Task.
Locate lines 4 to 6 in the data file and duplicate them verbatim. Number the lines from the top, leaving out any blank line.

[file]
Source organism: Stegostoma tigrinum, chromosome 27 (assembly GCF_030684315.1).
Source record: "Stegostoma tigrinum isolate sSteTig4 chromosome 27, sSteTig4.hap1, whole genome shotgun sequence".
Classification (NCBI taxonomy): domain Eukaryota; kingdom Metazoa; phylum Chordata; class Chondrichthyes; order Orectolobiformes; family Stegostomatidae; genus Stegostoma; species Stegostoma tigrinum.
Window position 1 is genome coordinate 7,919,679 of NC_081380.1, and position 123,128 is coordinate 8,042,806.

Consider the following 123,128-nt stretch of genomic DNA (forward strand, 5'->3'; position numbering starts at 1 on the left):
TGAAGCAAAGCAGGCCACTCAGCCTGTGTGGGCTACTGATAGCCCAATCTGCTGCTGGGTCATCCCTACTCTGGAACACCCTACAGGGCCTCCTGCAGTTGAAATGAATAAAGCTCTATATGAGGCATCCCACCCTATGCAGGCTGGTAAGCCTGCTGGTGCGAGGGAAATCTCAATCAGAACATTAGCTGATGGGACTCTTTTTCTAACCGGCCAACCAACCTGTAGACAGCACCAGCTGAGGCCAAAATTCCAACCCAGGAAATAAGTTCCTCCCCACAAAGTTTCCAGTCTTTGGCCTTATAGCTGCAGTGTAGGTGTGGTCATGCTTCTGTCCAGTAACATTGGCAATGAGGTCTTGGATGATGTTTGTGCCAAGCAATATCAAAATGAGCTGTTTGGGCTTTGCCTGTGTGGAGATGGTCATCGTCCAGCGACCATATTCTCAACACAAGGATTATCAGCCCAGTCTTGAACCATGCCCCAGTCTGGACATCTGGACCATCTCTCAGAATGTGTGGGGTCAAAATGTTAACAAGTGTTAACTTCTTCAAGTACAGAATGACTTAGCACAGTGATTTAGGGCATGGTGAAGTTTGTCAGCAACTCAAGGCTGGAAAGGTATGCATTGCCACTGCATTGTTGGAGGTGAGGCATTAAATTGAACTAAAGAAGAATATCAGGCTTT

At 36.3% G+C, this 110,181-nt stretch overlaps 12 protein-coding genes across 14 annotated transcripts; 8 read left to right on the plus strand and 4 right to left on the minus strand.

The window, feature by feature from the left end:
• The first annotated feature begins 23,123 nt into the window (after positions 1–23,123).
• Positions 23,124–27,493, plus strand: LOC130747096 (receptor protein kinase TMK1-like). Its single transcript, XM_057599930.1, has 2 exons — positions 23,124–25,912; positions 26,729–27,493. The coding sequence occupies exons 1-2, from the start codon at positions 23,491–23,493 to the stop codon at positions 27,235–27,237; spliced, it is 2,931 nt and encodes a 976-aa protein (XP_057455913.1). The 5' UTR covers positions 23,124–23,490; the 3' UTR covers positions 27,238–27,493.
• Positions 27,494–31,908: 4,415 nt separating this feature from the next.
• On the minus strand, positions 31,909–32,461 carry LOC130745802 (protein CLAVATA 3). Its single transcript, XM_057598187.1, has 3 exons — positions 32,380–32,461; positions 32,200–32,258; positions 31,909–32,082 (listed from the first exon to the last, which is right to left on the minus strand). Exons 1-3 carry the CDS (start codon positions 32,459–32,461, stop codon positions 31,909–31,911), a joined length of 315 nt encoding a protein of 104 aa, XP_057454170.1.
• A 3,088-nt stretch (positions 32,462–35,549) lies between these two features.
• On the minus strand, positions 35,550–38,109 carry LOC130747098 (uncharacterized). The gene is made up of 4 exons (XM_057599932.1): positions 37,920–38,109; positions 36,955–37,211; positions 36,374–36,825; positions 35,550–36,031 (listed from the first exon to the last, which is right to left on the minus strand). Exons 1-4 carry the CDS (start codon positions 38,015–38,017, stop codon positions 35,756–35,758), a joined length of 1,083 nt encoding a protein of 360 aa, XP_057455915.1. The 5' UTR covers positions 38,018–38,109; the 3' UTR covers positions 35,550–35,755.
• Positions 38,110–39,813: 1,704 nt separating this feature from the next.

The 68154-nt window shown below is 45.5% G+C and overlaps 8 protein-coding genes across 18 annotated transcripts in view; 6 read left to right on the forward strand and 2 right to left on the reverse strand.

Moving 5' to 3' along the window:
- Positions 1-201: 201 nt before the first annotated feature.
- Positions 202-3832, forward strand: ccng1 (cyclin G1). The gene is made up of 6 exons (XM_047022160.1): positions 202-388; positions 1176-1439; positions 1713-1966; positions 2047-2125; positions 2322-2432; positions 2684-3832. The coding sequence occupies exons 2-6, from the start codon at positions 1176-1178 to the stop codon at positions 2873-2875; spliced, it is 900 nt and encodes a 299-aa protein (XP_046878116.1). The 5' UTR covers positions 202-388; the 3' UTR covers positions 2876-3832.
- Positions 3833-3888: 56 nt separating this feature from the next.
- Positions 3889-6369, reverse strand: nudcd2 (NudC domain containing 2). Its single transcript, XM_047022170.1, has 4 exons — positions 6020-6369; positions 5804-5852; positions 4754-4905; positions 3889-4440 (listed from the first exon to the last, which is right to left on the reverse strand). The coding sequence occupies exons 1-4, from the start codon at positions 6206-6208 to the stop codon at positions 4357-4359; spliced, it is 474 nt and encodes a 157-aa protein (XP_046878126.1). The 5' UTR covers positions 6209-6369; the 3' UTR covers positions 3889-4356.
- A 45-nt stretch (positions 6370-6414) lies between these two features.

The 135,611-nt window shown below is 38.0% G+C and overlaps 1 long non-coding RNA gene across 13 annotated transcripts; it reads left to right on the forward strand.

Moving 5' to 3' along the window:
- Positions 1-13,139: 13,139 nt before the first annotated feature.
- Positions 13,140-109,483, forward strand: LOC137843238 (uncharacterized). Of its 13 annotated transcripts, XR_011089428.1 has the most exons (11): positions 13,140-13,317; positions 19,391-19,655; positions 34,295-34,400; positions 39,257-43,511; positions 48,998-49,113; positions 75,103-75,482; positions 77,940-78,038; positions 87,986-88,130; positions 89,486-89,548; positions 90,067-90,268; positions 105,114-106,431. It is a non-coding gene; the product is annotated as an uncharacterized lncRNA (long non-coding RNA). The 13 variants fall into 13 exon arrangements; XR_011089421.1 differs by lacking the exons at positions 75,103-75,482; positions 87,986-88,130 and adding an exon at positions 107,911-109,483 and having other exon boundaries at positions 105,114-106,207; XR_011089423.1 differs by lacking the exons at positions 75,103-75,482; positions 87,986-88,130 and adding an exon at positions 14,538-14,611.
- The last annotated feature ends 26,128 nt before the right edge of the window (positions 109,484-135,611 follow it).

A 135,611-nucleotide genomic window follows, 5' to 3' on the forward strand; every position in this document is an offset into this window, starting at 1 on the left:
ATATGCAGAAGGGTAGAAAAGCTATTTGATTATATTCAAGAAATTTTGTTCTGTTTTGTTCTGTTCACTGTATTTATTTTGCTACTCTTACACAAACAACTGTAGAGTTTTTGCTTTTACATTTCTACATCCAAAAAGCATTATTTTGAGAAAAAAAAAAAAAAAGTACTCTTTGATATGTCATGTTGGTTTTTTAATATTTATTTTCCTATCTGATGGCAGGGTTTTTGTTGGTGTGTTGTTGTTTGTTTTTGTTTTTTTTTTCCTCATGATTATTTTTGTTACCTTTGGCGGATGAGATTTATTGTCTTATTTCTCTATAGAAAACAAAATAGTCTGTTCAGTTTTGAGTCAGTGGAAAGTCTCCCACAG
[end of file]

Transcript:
Window position 1 is genome coordinate 7,919,679 of NC_081380.1, and position 123,128 is coordinate 8,042,806.

Consider the following 123,128-nt stretch of genomic DNA (forward strand, 5'->3'; position numbering starts at 1 on the left):
TGAAGCAAAGCAGGCCACTCAGCCTGTGTGGGCTACTGATAGCCCAATCTGCTGCTGGGTCATCCCTACTCTGGAACACCCTACAGGGCCTCCTGCAGTTGAAATGAATAAAGCTCTATATGAGGCATCCCACCCTATGCAGGCTGGTAAGCCTGCTGGTGCGAGGGAAATCTCAATCAGAACATTAGCTGATGGGACTCTTTTTCTAACCGGCCAACCAACCTGTAGACAGCACCAGCTGAGGCCAAAATTCCAACCCAGGAAATAAGTTCCTCCCCACAAAGTTTCCAGTCTTTGGCCTTATAGCTGCAGTGTAGGTGTGGTCATGCTTCTGTCCAGTAACATTGGCAATGAGGTCTTGGATGATGTTTGTGCCAAGCAATATCAAAATGAGCTGTTTGGGCTTTGCCTGTGTGGAGATGGTCATCGTCCAGCGACCATATTCTCAACACAAGGATTATCAGCCCAGTCTTGAACCATGCCCCAGTCTGGACATCTGGACCATCTCTCAGAATGTGTGGGGTCAAAATGTTAACAAGTGTTAACTTCTTCAAGTACAGAATGACTTAGCACAGTGATTTAGGGCATGGTGAAGTTTGTCAGCAACTCAAGGCTGGAAAGGTATGCATTGCCACTGCATTGTTGGAGGTGAGGCATTAAATTGAACTAAAGAAGAATATCAGGCTTT